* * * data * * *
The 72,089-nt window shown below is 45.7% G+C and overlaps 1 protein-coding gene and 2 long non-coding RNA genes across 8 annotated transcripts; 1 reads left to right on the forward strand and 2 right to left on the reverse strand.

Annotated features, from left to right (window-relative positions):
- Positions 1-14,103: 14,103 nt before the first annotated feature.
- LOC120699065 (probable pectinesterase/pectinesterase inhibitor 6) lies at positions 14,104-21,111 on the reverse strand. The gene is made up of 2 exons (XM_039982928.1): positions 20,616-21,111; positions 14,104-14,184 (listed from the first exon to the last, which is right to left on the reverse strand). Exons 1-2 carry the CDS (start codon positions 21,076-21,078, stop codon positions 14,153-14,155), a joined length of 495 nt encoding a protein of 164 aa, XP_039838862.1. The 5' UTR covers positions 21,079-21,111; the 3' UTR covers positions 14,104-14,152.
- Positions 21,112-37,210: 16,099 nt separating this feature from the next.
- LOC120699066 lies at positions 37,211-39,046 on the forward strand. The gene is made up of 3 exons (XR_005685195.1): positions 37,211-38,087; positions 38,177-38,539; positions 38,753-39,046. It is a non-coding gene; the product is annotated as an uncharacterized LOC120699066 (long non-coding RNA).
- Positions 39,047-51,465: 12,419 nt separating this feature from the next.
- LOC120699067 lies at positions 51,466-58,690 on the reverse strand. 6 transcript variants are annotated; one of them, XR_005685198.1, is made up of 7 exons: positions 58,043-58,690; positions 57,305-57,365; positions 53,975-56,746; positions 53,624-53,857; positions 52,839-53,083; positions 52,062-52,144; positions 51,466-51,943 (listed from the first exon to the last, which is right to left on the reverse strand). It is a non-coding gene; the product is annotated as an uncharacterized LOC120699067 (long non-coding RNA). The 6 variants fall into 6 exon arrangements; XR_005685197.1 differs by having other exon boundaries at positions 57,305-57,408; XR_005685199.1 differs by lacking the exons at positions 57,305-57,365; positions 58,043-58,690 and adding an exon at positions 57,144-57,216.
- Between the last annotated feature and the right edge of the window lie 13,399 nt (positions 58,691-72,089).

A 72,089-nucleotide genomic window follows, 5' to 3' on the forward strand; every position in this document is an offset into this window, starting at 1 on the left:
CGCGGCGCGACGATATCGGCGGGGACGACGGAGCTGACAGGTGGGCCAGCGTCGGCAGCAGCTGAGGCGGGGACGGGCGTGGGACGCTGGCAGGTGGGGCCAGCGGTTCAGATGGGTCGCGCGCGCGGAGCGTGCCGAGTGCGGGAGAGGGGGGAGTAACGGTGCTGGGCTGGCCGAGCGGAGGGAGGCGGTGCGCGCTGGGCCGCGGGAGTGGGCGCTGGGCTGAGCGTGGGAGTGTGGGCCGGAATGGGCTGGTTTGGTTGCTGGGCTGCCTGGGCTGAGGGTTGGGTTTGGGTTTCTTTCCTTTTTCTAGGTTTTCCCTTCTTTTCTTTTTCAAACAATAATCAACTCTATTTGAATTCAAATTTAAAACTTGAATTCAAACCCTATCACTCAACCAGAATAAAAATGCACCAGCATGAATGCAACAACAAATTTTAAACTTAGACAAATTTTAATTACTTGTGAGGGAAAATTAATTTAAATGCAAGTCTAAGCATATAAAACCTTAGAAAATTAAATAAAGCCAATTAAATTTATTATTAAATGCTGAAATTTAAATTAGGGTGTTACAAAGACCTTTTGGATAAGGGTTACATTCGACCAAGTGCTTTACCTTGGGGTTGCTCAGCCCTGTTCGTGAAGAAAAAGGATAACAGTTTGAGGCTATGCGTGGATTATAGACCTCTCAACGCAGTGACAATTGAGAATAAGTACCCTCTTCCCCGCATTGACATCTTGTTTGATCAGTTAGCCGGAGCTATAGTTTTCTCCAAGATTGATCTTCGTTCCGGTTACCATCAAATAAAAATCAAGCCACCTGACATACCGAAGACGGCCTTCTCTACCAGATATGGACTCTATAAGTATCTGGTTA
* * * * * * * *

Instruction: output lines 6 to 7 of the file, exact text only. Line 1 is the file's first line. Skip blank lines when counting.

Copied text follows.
- LOC120699066 lies at positions 37,211-39,046 on the forward strand. The gene is made up of 3 exons (XR_005685195.1): positions 37,211-38,087; positions 38,177-38,539; positions 38,753-39,046. It is a non-coding gene; the product is annotated as an uncharacterized LOC120699066 (long non-coding RNA).
- Positions 39,047-51,465: 12,419 nt separating this feature from the next.